Almost towards the end of the film, Varun (Nani) tells Nithya Yelavarthy (Samantha), a girl he knows for 16 years, that he has faltered, failed to communicate his inner turmoil and his sense of responsibility towards his family to her in the right way. Trying to reach out to her, he admits his shortcomings and she adds “ego” to that list. Gautham Vasudev Menon’s newest take at romance, Yeto Vellipoyindi Manasu, deals with just a handful of characters and his protagonists Varun and Nithya have no external villains. Their own inadequacy — immaturity, lack of understanding, complete dependence on each other and a good amount of ego — seem insurmountable.

Varun chances upon Nithya at a college performance; their eyes meet, they share knowing smiles and yet hold back from each other. We are pulled back in time when the two first met as eight-year-olds. Playing in their neighbourhood park, they develop a bond sharing Secret Seven and Famous Five books until an innocuous tiff does them apart. A few years later, they meet in high school and the friendship, or should we now say infatuation, is re-kindled. Yet again, a tussle does them apart.

Yeto Vellipoyindhi Manasu is not Ye Maya Chesave. Religion is not a stumbling block here. Unlike Jessy, Nithya doesn’t hesitate to follow her heart. In fact, it’s Nithya who goes out of her way to shadow Varun. She flies to Australia and Italy for family vacations while he, coming from a middle-class family, finds happiness in short trips to Annavaram. The difference in social strata doesn’t drive a wedge between the two until Varun realises he has to take the onus of helping his family move a step higher. He clears CAT, gets a seat in IIM, Kozhikode, and she cannot bear to see him move to a different city.

Gautham’s screenplay is uncluttered. Varun, his parents and siblings, Nithya and her best buddies form the core cast. The layers of complexity come through the lead characters, as they try to find their individual voice even while every move is driven by the love for the other.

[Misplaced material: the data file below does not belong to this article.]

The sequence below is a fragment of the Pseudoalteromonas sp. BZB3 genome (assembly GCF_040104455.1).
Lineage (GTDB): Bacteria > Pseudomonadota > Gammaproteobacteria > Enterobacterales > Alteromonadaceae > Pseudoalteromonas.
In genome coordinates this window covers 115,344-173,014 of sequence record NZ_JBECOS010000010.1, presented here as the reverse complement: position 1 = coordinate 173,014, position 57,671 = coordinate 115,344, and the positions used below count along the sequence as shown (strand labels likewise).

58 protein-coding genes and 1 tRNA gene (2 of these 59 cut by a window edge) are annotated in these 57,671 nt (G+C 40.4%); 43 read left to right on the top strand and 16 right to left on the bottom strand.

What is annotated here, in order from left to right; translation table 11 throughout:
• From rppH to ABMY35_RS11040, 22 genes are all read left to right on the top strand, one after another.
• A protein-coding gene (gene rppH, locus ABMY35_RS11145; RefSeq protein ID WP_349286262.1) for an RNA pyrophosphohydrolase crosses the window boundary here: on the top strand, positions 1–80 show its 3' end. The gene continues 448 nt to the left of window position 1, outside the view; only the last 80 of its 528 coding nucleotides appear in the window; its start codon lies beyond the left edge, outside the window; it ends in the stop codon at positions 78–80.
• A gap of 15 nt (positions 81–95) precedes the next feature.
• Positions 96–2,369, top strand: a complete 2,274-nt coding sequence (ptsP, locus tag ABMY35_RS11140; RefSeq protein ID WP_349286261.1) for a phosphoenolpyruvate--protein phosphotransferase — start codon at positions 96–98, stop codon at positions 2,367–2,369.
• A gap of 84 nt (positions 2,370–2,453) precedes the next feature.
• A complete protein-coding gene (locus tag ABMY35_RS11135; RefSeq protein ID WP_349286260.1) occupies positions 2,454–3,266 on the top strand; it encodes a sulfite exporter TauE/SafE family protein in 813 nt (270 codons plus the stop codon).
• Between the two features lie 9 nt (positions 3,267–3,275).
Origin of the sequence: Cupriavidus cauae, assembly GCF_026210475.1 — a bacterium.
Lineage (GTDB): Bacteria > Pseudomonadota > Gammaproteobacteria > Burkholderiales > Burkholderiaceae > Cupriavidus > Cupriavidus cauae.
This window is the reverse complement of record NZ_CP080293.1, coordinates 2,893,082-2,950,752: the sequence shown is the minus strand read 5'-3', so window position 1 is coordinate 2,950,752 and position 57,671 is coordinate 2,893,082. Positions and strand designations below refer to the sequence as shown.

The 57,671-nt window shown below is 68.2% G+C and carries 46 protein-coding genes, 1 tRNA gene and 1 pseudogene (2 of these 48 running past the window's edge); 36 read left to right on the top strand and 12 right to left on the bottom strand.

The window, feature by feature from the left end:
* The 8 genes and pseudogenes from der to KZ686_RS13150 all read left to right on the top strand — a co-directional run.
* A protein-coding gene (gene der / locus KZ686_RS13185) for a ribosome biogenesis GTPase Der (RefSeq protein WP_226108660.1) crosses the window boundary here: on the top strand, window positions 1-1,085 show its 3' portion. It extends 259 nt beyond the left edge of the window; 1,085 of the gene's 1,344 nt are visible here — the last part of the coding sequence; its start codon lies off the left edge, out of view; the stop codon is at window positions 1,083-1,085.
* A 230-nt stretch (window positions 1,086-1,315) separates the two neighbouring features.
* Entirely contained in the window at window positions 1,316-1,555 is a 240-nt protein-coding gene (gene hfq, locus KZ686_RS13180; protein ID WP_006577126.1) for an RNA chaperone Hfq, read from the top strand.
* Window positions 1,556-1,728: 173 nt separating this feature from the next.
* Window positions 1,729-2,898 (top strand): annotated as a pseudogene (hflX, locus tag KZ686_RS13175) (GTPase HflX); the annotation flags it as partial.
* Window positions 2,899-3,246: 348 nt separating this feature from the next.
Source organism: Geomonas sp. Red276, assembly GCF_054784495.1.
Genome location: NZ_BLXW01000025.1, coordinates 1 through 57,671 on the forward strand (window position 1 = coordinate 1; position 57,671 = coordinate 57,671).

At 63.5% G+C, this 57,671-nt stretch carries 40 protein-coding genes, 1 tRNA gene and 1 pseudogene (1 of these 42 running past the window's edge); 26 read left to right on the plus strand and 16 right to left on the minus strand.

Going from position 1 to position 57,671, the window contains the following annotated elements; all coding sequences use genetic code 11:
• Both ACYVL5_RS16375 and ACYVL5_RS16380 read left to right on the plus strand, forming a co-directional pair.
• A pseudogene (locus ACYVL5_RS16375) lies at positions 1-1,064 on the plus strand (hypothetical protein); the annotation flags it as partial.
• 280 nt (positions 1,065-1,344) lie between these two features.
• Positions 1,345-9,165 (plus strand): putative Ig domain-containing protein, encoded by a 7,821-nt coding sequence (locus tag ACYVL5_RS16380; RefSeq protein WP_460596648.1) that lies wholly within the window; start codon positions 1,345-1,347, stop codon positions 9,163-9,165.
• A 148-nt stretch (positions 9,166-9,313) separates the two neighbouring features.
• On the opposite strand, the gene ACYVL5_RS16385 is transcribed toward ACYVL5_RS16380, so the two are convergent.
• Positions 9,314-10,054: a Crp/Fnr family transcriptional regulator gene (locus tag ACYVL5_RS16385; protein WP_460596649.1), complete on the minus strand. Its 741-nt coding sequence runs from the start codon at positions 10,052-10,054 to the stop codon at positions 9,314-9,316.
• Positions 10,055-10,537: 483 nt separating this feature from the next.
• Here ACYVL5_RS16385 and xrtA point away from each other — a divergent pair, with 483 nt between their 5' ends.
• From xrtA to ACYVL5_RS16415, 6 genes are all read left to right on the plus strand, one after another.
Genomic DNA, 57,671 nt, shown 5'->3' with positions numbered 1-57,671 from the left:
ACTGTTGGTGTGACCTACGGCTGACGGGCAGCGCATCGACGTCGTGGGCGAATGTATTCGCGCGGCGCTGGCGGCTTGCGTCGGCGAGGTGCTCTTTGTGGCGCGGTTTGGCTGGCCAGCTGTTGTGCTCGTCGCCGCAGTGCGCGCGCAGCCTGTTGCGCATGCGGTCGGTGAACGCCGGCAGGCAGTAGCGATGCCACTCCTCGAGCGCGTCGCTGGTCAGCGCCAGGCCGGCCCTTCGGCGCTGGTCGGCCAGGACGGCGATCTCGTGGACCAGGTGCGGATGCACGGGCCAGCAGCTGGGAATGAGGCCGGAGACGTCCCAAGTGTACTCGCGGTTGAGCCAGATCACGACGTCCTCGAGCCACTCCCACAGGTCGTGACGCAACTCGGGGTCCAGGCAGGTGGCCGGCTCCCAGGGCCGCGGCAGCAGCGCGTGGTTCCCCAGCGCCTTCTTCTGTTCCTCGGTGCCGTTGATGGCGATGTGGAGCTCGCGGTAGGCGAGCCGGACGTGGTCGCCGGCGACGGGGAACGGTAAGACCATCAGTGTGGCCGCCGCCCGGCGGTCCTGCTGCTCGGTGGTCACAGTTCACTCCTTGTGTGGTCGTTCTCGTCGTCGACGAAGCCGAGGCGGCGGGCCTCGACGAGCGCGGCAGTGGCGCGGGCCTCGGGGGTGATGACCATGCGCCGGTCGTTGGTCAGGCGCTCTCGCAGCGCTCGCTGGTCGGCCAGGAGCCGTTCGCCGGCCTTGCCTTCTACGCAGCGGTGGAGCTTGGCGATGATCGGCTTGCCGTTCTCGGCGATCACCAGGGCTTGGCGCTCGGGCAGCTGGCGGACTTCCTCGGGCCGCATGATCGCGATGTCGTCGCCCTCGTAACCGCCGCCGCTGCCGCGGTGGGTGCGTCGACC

For a love story that has no villain, Gautham takes the help of his actors to give the characters the needed depth. Nani rises to the occasion with a mature performance. He speaks volumes through his eyes and conveys Varun’s thoughts through the smallest of mannerisms. The climax completely belongs to him. Samantha goes a step further from her famous portrayal of Jessy and brings out the intricacy of her character well. She looks gorgeous in Nalini Sriram’s costumes. Krishnudu, as Varun’s friend, has some of the best lines in the film. When the pace slows down, he gives the much-needed respite delivering witty one-liners with a poker face.

If there’s a bone to pick, and a huge one at that, it’s the slow pace of the film. A run time of 2 hours 20 minutes feels much longer.

A huge asset and an integral part of the story is maestro Ilayaraja’s music. The melodies and the soothing background score gel with the film, never once striking a wrong note. Gautham pays an ode to the maestro and Mani Ratnam. We catch a fleeting glimpse of Alaipayuthey and Varun’s journey to the seaside hamlet to meet Nithya is a throwback to that famous love story.

Watch Yeto Vellipoyindi Manasu with the person you love, for there may be many moments you would relate to. A wee bit of patience would help. Stay with the pace of the film and it will reward you with some fine moments in the latter half.

Cast: Nani, Samantha

Direction: Gautham Vasudev Menon

Genre: Romance

Music: Ilayaraja

Bottom line: Watch it with the person you love. An extra dose of patience will help.